Basidia M Drammeh
The extraordinary session of the Truth, Reconciliation and Reparations Commission (TRRC) on Friday, May 28th, 2021, served as the climax of the Commission’s public hearing that lingered on for 872 days. It was an emotionally charged day for Gambians, including myself, taking stock of what took place in our country for 22 days and coming to terms with the gross human violations committed in a country that has branded itself as the “Smiling Coast of Africa.”
The tiny country, instead, suffered and bled in silence. Tears rolled down my cheek as I listened to Lead Counsel Essa Faal make his powerful closing argument.
At least 392 witnesses appeared before the commission availing Gambians of an opportunity to hear horrendous and harrowing accounts of agonizing ordeals of torture, unlawful detentions, extrajudicial killings and forceful disappearances, among other violations that dwarfed and ultimately obliterated Jammeh’s achievements. Many testimonies have made our flesh creep and drawn tears of pain and agony by both the witnesses and the bewildered spectators.
Due to his infatuation with power and paranoia, Jammeh set out to hunt down his perceived and real enemies perpetrating gross human rights violations against the very people he swore to serve and protect.
In the last public hearing of TRRC, the witness, Saikou Jallow, revealed that the former tyrant, who once vowed to rule for one billion years, wrote a list containing about 40 names by his hand. Jammeh passed the names to a marabout to help him kill, or muzzle or cripple them spiritually.
The Commission went on to call the document “the spiritual hit list.” This suggests that the former leader went above and beyond to cling to power, even if that meant eliminating his adversaries. In the process, nobody was spared, including his blood relatives, close friends and associates, religious leaders, intellectuals, students, journalists, military personnel, women and the elderly.
Jammeh could not have done what it has without the collaboration of enablers from members of society and state institutions. The judiciary, the security apparatus, particularly the National Intelligence Agency were essential instruments for Jammeh to pursue, maim, humiliate, shame, persecute and prosecute his rivals.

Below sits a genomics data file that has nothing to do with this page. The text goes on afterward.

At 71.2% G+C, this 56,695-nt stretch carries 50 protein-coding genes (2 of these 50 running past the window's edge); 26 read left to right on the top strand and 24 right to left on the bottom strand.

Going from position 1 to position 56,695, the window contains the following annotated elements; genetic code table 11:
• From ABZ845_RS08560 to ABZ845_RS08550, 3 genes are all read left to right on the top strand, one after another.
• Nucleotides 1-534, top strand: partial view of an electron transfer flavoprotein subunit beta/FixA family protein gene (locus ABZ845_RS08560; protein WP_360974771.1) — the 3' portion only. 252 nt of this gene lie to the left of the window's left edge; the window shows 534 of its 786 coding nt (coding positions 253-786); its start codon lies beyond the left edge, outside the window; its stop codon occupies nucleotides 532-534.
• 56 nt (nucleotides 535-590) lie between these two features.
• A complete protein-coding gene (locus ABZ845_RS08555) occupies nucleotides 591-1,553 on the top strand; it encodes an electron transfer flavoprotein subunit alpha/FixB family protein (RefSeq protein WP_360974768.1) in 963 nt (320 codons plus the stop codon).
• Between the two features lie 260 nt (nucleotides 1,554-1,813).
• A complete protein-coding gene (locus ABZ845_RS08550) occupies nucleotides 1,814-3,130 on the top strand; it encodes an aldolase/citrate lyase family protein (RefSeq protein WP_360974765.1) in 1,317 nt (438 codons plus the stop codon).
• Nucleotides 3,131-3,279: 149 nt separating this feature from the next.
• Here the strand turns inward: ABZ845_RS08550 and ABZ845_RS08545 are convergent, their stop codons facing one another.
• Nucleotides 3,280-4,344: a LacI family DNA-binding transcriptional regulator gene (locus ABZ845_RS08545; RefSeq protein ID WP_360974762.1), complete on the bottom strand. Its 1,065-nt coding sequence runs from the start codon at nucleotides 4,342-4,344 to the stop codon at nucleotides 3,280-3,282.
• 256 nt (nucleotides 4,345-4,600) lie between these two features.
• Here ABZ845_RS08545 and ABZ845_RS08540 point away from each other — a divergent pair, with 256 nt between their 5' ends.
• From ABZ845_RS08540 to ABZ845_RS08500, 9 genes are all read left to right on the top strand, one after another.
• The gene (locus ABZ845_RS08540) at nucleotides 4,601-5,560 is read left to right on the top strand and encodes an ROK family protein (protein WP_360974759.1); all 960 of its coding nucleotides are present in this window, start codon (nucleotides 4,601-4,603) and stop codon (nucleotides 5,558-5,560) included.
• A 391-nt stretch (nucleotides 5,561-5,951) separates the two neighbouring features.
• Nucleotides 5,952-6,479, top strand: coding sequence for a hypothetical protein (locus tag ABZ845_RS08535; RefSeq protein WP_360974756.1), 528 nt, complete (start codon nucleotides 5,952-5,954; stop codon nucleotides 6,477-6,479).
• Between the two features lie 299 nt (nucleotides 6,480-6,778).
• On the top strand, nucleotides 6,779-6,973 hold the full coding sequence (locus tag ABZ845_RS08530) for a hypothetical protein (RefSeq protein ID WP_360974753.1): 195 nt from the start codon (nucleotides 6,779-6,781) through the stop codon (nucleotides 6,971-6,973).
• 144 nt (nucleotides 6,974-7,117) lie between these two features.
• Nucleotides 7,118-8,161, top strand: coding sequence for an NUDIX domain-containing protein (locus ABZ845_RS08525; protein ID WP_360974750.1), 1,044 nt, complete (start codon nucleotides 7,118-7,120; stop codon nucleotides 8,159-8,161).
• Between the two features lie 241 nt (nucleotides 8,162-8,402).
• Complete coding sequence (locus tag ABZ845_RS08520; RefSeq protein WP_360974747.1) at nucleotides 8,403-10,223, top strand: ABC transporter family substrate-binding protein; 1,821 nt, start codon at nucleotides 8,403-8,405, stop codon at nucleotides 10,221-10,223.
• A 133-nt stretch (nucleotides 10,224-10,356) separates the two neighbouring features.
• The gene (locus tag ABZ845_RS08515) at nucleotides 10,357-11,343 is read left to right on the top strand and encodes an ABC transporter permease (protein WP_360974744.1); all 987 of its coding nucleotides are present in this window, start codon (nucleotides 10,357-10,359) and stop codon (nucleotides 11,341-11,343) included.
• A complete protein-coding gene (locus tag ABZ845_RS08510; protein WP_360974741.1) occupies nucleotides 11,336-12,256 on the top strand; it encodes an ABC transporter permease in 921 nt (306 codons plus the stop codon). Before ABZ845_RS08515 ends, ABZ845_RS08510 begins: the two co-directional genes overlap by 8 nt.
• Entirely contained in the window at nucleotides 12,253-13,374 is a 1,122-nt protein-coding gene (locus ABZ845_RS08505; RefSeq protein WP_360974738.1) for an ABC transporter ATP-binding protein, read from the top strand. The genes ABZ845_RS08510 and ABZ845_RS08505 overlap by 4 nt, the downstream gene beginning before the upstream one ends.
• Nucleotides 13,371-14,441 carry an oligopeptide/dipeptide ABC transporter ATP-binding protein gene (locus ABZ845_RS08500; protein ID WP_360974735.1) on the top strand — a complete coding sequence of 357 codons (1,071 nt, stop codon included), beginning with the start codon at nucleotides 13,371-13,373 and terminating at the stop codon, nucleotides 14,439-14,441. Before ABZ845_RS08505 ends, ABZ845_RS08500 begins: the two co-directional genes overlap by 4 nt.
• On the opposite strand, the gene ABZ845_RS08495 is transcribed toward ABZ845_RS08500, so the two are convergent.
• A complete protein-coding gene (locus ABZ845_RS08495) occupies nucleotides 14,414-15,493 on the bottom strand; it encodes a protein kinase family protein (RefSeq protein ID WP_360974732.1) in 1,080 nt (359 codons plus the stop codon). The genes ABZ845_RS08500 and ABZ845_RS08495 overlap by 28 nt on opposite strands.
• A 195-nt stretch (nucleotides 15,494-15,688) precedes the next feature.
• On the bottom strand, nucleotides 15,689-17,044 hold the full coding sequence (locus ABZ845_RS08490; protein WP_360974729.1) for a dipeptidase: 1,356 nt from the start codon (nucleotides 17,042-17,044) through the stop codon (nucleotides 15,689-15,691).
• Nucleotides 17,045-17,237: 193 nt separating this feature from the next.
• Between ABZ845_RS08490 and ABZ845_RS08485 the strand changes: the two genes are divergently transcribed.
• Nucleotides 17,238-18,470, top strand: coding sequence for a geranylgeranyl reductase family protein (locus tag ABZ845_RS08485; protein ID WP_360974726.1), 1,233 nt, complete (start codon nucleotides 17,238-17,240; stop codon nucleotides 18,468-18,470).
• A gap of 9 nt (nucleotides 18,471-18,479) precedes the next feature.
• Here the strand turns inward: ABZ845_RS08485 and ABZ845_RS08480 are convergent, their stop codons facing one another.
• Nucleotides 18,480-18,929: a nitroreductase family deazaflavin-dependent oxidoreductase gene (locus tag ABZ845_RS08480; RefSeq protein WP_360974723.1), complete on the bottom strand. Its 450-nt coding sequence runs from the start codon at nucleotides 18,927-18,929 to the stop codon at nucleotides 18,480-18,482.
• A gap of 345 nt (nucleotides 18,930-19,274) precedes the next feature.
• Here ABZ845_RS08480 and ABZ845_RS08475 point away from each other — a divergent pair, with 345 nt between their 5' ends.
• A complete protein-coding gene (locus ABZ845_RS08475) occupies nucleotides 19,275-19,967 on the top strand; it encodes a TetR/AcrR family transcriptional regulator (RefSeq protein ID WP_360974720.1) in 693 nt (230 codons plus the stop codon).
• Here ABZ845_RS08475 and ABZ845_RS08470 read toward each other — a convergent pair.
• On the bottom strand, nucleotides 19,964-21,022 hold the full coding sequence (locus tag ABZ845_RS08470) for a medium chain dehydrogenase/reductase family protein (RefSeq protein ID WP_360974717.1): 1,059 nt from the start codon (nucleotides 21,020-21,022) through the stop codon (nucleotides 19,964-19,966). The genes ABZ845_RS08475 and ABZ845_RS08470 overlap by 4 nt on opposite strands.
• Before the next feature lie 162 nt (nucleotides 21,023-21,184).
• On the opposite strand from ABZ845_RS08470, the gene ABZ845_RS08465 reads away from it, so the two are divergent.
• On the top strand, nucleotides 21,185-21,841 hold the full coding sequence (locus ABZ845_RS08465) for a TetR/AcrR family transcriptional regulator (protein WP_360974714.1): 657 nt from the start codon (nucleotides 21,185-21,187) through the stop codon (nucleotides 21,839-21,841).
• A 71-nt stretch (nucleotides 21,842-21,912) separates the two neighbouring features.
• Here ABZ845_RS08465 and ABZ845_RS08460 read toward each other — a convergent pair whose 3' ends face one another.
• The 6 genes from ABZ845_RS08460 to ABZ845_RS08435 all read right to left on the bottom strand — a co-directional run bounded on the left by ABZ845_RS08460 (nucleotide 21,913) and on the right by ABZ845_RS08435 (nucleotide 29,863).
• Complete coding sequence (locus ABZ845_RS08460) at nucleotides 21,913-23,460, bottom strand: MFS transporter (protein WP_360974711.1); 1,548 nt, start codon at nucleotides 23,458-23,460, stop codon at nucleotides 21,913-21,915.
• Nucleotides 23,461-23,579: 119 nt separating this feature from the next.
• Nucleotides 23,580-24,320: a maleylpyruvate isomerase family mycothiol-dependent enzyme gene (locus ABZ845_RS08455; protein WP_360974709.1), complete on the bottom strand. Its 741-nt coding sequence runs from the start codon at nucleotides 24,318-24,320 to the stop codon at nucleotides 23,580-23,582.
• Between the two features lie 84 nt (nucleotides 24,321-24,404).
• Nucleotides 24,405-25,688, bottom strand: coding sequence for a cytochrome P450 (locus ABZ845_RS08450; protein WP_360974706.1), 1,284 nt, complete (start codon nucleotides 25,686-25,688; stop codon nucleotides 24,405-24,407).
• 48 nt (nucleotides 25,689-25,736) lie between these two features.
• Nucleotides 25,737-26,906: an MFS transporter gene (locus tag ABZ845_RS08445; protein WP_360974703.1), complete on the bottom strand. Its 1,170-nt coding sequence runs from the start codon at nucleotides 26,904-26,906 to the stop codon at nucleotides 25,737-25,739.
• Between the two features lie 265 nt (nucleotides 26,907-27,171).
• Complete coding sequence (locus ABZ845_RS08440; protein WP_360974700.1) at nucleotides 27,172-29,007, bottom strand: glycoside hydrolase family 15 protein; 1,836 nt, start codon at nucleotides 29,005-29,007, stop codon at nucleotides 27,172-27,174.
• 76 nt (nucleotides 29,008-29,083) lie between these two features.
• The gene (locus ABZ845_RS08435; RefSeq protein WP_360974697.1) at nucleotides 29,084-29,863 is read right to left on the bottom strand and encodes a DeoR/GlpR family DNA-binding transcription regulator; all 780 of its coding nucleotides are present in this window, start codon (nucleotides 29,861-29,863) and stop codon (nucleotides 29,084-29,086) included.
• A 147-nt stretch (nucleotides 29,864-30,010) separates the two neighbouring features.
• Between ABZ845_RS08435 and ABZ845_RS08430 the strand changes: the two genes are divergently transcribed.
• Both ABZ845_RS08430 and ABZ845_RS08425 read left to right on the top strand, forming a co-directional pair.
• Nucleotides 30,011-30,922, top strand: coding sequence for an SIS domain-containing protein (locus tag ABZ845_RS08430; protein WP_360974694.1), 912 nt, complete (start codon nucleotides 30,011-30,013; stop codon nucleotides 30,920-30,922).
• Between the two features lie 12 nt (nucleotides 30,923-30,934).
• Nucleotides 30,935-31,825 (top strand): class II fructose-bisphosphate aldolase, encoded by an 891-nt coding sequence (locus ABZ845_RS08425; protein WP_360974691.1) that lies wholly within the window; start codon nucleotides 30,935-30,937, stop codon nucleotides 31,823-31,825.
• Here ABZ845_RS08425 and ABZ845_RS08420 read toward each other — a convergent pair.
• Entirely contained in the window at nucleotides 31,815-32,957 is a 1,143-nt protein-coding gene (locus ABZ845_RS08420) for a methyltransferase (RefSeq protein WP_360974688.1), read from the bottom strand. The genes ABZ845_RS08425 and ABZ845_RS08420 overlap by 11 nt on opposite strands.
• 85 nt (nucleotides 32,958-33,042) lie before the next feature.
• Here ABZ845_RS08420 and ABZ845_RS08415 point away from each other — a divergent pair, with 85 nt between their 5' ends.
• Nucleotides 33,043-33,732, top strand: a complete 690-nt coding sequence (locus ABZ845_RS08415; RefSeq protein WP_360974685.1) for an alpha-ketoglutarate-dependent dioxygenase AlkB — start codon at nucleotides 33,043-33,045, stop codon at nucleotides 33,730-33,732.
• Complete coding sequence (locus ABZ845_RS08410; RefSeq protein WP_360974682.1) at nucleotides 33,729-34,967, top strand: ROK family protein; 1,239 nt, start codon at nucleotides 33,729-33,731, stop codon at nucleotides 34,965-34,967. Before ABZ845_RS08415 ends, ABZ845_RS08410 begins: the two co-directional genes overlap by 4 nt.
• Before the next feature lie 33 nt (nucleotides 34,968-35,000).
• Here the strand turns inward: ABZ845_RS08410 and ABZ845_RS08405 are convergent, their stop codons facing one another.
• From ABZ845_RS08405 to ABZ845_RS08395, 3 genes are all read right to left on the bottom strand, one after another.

TRRC has phenomenally carried out its mandate, unearthing the truth, de-mystifying the despot and unravelling the prevailing perception that Gambians are harmless, with many previously arguing that the atrocities meted out to Gambians were perpetrated by non-Gambian mercenaries only to find out that the culprits are their own brothers, sons, cousins, friends and neighbours.
TRCC’s Chairman, Lamin Cise, unleashed his arsenal of experience and knowledge to set the tone and pace of the commission while maintaining decorum when tempers flared. In the same token, the Lead Counsel, Essa Faal, pursued and extracted the truth in a uniquely professional and competent manner hinging on his prosecutorial experience with the United Nations.
Other counsels, commissioners and support staff have all stepped up to the plate and proved their worth. The interpreters, especially Alhagi Musa Manneh, have endeavoured to endure that every Gambia was updated with TRRC’s proceedings.
Critical lessons must be drawn from the commission, most notably the urgent need to build strong institutions to keep the powers be in check. We must not worship our leaders; instead, we must view them as our servants who are paid and fed by taxpayers’ money.
The military must restrict themselves to barracks and never interfere in politics. We must not be praise singers for our leaders; instead, we must be honest with ourselves and our leaders. The new constitution should be resurrected to ensure that self-perpetuation ends forever.
The Government is due to receive the Commission’s final report in July; hence it is duty-bound to fully implement the recommendations to the letter without fear, favour, ill will or affection. The executive must ensure that justice is served to bring closure for the victims of the Jammeh era amid genuine fears and concerns that the report might meet the fate of the Janneh commissions or the draft constitution. Failure to implement TRRC’s recommendations could plunge the country into a quagmire with the wounds unhealed.
The mantra of TRRC, Never Again, must be jealously guarded to ensure the atrocities committed during the dark episode of the Gambian history do not reoccur.
The TRRC was established by an act of parliament in 2017 to investigate and establish an impartial historical record of human right violations, but to also consider reparations for the victims of abuses, promote reconciliation and promote non-reoccurrence.”